|Skazka - Russian Society of Trondheim >||
Information for Russian touristsEvery now and then, we get an email from Russian tourists who want to visit Norway. The most commonly asked questions are answered in this FAQ.
Can you help us with visas? Can you send us an invitation?
Generally we can't. You should obtain visas from the nearest Norwegian consulate, or through a travel agency. If you're applying yourself, the consulate may require you to show hotel reservations, return tickets, certificate from your Russian employer listing your position and salary, etc.Can you arrange a tour, sightseeing, visit to museum?
Russians living in Norway cannot send you an invitation. There is no legitimate service that sells these. The invitation can be sent only in the case when you are visiting your friends or relatives who reside in Norway.
Usually, we cannot speed up your visa application. You can, however, call UDI yourself at +47 23351500 and check its status, ask questions pertaining to your case, ask nicely if they can finish it quicker because you are about to miss the trip, etc. Have your passport data and FK-number ready. If necessary, you will be told where to send additional documents, fax a speed-up request, or in some cases be connected to the person who handles your application.
If you are visiting somebody in Norway, you can also ask that person to call UDI.
By the way, Russia has no less ridiculous requirements to Norwegians who want to obtain tourist visas. Your suffering is revenged
Neither Skazka nor other Russian clubs are into the tourist business. The best places to seek information and help are local tourist offices. That's their purpose, after all.Can you arrange a tour in Russian or find us a Russian interpreter?
To check if tours in Russian are available, contact the tourist office or the museum directly. Not all places offer them; you may need an interpreter if people in your group don't understand English.What is the cheapest way to get to Norway?
Additional information for Oslo:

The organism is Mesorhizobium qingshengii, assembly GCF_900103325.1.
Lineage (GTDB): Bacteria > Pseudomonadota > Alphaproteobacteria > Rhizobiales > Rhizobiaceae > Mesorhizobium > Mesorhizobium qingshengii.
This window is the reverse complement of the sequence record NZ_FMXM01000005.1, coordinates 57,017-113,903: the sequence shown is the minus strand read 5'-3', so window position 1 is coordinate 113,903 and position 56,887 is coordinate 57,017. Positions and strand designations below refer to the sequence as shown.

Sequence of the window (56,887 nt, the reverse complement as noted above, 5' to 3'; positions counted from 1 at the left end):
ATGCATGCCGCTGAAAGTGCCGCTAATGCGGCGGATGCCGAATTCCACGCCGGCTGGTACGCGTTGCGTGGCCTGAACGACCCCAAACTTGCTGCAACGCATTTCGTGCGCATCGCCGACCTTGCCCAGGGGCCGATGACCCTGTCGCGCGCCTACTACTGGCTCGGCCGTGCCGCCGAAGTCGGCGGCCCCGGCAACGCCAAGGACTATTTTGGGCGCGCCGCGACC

- There is a Russian guide certified for city sightseeing and museums. You can contact her through the Norwegian-Russian Society of Oslo.
You can travel by surface (train, bus, ferry). This can be inexpensive, and you will see other cities and countries on your way.What's the cheapest place to stay in Trondheim?
The cheapest hotels are probably Singsaker Sommerhotell (open in the summer) and Trondheim Vandrerhjem. See full list of accomodation alternatives in Trondheim. Since 2003 there is an InterRail centre open in Studentersamfundet in the summer, which offers the cheapest possible bed & breakfast accomodation. You can also plan your travel to spend nights on a train or in a bus.
If you are a Russian visiting Trondheim not as a tourist, or are organizer of such a visit, please contact us. Skazka may arrange stay in families and cultural program for guests of youth forums, conferences, participants in cultural exchanges, artists, etc. Please note, however, that we are not able to be the main organizer of a visit, and that our housing possibilities are limited.
What to see in Trondheim?
Well, you can walk around the historical city center, visit Nidaros Cathedral, Sverresborg Folkemuseum (old tree houses, local history exhibits, etc.), Ringve museum (national museum of musical instruments founded by a Russian woman) and get up the TV tower. You can spend a day in Røros (a town 120 km away from Trondheim), get to know the old ways of mining by visiting Smelthytta museum and the copper mine, and enjoy the charm of this small town.
Try to visit the following links:
Page about Trondheim in Wikitravel
Tourist info on the official Trondheim website